(04/09/2007) Indonesia and Australia have agreed to reduce deforestation in southeast Asia according to Malcolm Turnbull, the Australian Minister for the Environment and Water Resources. Turnbull was in Jakarta meeting with the Indonesian Minister for Forestry, M. S. Kaban, and the Minister for the Environment, Rachmat Witoelar.   [ Deforestation | Indonesia | Carbon Finance]

Man swims entire length of Amazon river

(04/09/2007) Slovenian marathon swimmer Martin Strel became the first person to swim the entire length of the Amazon River Saturday when he arrived in Belem, Brazil. Strel was immediately taken to the hospital in critical condition but is now recovering in a local hotel. Strel, 52, swam 5,265 kilometers (3,272 miles) in 66 days. Over the course of the swim Strel battled delirium, exhaustion, and infected sores on his legs. He also conquered fears of attacks by crocodiles, piranha, and bull sharks.   [ Amazon | Strange]

Congo cancels logging contracts, calls for sustainable forest management

(04/09/2007) The new government of the Democratic Republic of Congo (DRC) cancelled more than 20 illegally-granted logging contracts which covered nearly three million hectares (7.4 million acres) of forest, according to a report from AFP. The announcement came at the International conference on the sustainable management of the forests in the DRC (ConForDRC) held February 26-27 in Brussels. At the conference policymakers agreed that Congo should maintain its moratorium on new logging and provide legal recognition for the rights of indigenous forest dwellers. There was wide support for Congo's participation in the Coalition of Rainforest Nations' proposal to seek compensation for forest conservation.   [ Congo | Logging]

Indonesia seeks to increase deforestation rate, already world's highest

(04/09/2007) Already having the highest deforestation rate in the world, Indonesia's Minister of Forestry announced the country would increase its harvest quota for natural timber for 2007 by 12 percent to 9.1 million cubic meters according to the International Tropical Timber Organization (ITTO). ITTO said the target quota may actually be 12.4 million cubic meters (53 percent higher than 2006) for the year. Logging, combined with large-scale clearing for oil palm plantations and other forms of agriculture, caused the loss of around 3 million hectares (30,000 square kilometers) of forest in Indonesia for 2006, giving the country the world's highest deforestation rate, well ahead of Brazil. Between 1990 and 2005 Indonesia lost more than 28 million hectares of forest, including 21.7 million hectares of virgin forest according to U.N. figures.   [ Deforestation | Indonesia | Logging]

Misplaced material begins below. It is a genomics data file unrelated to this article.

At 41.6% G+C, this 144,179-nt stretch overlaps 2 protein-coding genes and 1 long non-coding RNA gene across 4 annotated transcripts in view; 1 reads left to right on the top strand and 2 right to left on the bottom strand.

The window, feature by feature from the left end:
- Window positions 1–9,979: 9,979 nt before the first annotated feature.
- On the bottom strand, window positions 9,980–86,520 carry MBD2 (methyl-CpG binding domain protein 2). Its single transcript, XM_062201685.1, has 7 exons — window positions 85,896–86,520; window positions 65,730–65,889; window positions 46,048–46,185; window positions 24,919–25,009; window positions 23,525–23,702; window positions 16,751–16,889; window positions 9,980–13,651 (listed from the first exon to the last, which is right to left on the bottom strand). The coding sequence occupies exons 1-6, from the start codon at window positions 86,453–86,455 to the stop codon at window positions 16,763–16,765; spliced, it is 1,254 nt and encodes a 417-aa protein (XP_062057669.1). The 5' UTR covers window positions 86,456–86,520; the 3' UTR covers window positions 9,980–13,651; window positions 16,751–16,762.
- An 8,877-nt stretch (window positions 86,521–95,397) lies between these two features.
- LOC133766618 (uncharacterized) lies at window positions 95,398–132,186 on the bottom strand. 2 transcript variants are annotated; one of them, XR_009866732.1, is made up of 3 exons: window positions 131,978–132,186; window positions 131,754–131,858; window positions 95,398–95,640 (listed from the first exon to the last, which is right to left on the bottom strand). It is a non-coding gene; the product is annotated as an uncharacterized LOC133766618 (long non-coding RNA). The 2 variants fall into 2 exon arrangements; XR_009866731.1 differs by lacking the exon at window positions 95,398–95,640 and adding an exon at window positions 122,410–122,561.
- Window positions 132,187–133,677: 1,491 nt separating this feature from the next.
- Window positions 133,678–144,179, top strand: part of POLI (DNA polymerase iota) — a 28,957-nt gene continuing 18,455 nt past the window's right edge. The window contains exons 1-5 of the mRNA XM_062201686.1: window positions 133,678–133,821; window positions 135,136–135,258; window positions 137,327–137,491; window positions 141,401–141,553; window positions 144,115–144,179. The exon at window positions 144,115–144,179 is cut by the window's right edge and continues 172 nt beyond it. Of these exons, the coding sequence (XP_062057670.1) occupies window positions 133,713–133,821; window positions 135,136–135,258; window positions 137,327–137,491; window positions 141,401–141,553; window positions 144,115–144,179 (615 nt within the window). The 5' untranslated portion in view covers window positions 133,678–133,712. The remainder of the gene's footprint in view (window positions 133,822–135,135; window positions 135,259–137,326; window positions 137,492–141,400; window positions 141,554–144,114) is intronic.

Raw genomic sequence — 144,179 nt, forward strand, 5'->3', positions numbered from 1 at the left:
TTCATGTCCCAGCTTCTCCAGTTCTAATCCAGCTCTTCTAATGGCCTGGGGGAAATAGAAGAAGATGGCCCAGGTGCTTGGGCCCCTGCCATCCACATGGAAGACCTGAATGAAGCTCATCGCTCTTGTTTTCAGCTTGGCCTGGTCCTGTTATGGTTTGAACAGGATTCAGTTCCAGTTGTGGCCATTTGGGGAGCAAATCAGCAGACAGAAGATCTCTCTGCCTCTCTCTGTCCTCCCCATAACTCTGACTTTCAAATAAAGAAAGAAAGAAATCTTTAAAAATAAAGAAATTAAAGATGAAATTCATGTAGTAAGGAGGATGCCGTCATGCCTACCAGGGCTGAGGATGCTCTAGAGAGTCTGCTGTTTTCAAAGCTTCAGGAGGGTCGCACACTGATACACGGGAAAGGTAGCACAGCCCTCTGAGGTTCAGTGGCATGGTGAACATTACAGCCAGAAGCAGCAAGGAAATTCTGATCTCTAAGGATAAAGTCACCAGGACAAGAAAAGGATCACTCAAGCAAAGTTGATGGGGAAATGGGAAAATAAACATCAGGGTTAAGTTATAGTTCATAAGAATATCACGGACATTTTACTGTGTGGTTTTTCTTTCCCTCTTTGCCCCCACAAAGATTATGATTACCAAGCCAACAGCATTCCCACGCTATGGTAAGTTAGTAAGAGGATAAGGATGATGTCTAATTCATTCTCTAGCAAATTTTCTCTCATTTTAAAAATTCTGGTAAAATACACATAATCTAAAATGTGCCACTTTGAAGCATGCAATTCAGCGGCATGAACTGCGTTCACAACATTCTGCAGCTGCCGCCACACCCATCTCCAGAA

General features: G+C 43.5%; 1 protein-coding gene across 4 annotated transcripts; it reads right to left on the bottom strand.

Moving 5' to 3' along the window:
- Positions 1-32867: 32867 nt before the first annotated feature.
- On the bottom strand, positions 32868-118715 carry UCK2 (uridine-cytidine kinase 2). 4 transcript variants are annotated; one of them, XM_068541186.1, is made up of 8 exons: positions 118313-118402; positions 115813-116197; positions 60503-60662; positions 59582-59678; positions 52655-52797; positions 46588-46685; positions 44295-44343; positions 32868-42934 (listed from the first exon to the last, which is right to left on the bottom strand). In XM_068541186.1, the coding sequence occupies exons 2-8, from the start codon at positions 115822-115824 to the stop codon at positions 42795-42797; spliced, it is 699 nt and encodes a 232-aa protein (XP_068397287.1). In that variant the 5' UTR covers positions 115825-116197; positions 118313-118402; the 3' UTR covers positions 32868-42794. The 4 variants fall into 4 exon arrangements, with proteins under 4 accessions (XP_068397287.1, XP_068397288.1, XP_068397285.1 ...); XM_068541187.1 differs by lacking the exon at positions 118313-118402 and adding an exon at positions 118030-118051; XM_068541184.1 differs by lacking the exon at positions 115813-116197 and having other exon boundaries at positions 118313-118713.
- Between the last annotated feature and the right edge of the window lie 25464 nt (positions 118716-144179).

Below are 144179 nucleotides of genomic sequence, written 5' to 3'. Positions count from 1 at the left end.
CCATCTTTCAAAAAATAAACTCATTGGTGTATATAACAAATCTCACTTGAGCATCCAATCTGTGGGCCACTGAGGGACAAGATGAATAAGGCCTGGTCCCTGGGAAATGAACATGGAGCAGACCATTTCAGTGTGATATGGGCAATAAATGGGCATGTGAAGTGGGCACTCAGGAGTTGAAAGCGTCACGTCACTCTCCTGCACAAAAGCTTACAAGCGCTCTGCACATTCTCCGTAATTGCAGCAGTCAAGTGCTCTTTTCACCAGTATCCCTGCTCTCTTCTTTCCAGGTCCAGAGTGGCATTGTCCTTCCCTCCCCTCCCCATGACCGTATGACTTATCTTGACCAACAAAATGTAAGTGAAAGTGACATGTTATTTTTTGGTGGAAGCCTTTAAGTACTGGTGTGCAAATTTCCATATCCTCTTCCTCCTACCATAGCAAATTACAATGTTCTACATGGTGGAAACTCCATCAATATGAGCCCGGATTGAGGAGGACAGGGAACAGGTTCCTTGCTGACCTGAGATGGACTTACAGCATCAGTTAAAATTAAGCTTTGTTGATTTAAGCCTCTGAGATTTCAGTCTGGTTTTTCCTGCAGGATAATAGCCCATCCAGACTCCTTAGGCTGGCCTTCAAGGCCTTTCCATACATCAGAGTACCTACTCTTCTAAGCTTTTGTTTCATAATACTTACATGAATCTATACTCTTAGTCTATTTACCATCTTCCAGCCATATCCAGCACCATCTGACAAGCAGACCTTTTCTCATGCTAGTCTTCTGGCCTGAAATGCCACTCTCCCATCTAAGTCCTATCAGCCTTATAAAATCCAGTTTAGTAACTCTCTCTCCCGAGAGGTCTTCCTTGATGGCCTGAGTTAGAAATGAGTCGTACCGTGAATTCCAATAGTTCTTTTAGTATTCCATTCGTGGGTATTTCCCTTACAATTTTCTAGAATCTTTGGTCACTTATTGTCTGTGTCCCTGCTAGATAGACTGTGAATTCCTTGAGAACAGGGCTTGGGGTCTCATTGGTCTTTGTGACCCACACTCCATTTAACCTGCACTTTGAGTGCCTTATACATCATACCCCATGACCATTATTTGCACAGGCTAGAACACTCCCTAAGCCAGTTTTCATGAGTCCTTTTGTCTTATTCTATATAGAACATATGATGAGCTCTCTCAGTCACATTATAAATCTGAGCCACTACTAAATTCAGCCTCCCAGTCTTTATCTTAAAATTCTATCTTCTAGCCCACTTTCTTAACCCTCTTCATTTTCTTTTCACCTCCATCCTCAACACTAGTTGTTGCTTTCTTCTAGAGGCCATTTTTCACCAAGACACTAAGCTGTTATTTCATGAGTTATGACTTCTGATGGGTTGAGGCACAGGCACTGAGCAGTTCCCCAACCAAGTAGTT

Rainforest site for kids now in Danish, Hindi, Marathi, Swedish

(04/06/2007) The beta version of the rainforest information site for students and teachers is now available in Danish (thanks to Mette Engelbrecht), Hindi (A Pillai), Marathi (A Pillai), and Swedish (Helena Tsiparis). I still need help with German, Greek, Japanese, Norwegian, and Vietnamese.   [ Foreign languages]

Climate report warns of drought, rising sea levels, species extinction

(04/06/2007) Mainstream media reporting on the latest climate change impact update by the U.N. Intergovernmental Panel on Climate Change (IPCC) has been exceptionally poor to date--this might be due to the last-minute nature of the report. Continuing this trend--and in light of climate change news fatigue--I am simply posting an abridged version of the "Summary for Policymakers". The full summary is available in PDF form here. The new report is a essentially review of hundreds of recent scientific papers.   [ Climate Change]

Herring fish restored to Bronx River in New York City

(04/06/2007) Building on last year's first-ever successful stocking of river herring in the Bronx River, an estimated 400 additional fish were released today in an ongoing effort to establish a breeding population of these native fish in one of the nation's most urbanized waterways. The release, which took place on the grounds of the Bronx Zoo, is part of a partnership among a diverse group of officials, biologists and citizen's groups to restore the Bronx River, the only remaining fresh water river within New York City's borders.   [ Conservation | United States]

Climate change could turn Southwest into 'Dustbowl'

(04/05/2007) Global warming threatens to create a dustbowl in the American Southwest according to a new study published in the journal Science. The researchers predict that the drier climate will be "unlike any climate states that exist on record for the area" -- a forecast that does not bode well for one of the fastest growing population centers in the United States.   [ Climate Change]

Arctic sea ice extent second lowest on record

(04/03/2007) Winter sea ice in the Arctic was the second smallest area on record, narrowly missing the 2006 mark, according to scientists from the University of Colorado's National Sea and Ice Data Center (NSIDC).   [ Arctic-Greenland | Climate Change]

World's rarest rabbit captured on film in Sumatra

(04/04/2007) Scientists from the Wildlife Conservation Society working in the rainforests of Sumatra have captured the world's rarest rabbit on film using remote camera traps.   [ Indonesia | Biodiversity]

Nuclear power plants are financially risky given high costs